LUKE DOUCET AND THE WHITE FALCON and NELS CLINE AND ZEENA PARKINS at SLEEPWALK GUITAR FESTIVAL, The Great Hall, Friday, November 2. Rating: NNN
The first night of the second annual Sleepwalk Guitar Festival was all about contrast: improvisation versus composition, classical versus experimental guitar tones, jazz versus rock.
The night kicked off with curator/performer Luke Doucet interviewing Wilco's Nels Cline. The two played a little guitar together and discussed Cline's side projects, including his jazz trio The Nels Cline Singers, and whether Cline should be classified as a jazz player (no clear answer there). The two geeked out about guitarists they love, including Television's Richard Lloyd, who was at the fest last year.
Doucet then talked to steel player Cindy Cashdollar about living and working in Nashville and Austin, pedal steel "boot camp" and her experience playing on Bob Dylan's Time Out Of Mind. (Cashdollar is playing the festival's Steel Away workshop Saturday afternoon).
As he promised when they got on stage, Cline and harpist Zeena Parkins played two short sets of improvised music; one acoustic and one electric. The acoustic part was very percussive, with both musicians banging and hitting and knocking and touching every part of their instruments they could explore in a kind of noisy conversation until they arrived at what sounded like a musical traffic jam.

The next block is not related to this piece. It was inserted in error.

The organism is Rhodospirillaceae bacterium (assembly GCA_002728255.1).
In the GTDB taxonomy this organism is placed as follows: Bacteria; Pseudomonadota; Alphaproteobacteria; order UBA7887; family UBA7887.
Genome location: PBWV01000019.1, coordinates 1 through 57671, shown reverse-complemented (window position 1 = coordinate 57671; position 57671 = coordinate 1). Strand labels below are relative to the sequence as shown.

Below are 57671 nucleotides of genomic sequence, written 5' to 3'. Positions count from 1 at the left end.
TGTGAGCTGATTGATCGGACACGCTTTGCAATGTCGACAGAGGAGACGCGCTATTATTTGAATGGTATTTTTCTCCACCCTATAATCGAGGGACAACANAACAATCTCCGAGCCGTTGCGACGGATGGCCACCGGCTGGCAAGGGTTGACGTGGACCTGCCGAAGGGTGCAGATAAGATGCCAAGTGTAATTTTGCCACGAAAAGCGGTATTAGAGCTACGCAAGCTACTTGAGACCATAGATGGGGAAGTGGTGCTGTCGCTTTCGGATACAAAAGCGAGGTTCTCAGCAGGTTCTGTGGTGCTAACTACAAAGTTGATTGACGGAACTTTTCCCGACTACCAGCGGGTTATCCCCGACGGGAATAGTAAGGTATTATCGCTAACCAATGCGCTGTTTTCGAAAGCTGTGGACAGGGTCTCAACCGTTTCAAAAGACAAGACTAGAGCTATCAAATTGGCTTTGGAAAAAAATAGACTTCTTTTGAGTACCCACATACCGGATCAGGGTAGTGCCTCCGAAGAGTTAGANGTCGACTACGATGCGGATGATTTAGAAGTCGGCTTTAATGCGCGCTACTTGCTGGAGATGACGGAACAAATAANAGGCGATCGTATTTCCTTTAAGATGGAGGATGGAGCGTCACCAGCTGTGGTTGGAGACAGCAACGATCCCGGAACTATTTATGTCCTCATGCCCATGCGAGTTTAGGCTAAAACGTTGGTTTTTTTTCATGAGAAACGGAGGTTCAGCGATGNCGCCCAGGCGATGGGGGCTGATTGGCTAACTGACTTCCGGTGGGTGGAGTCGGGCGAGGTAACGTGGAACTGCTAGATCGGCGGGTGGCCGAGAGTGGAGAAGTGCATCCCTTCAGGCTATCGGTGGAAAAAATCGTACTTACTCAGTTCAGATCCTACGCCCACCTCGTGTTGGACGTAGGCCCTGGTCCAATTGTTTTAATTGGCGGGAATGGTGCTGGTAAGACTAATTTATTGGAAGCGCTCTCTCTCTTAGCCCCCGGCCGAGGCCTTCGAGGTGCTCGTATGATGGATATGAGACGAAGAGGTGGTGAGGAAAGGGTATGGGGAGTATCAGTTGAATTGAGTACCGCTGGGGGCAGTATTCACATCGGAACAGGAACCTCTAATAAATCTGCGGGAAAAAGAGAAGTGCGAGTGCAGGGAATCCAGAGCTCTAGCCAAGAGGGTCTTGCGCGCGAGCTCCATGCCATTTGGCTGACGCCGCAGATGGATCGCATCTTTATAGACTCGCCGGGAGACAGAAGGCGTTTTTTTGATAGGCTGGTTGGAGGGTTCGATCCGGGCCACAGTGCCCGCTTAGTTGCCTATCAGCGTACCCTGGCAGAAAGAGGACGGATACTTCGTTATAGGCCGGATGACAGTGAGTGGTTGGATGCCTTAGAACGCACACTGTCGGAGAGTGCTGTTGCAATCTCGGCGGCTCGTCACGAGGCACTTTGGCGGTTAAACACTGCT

Parkins' prepared harp proved very versatile: what initially appeared to be a gaudy, shiny decoration, doubled as a turntable-like scraping sound, and she also used a piece of fabric to stop her strings from vibrating. When she opened up all the strings and strummed them hard, the release from the containment sounded new.
Ironically, the duo's electric segment sounded more commonplace, with Cline working piles of feedback with a Fender Jazzmaster, knobs and pedals, and singing into his guitar, and Parkins leaning her body into a theramin-like electric harp.
When Luke Doucet and The White Falcon came on stage for a rare appearance after (Doucet and Melissa McClelland have been focusing on Whitehorse), it was a bit of a relief to hear conventional, melodic songs again. The group focused on their classic rock-inspired recent album Steel City Trawler, but also played older material like Cleveland and Blood's Too Rich. At the audience's urging, McClelland sang Passenger 24.
Though the band was in great form, after a while I began to miss Cline's experimental guitar sounds.
Though Friday night wasn't about collaboration, the workshops happening all weekend are.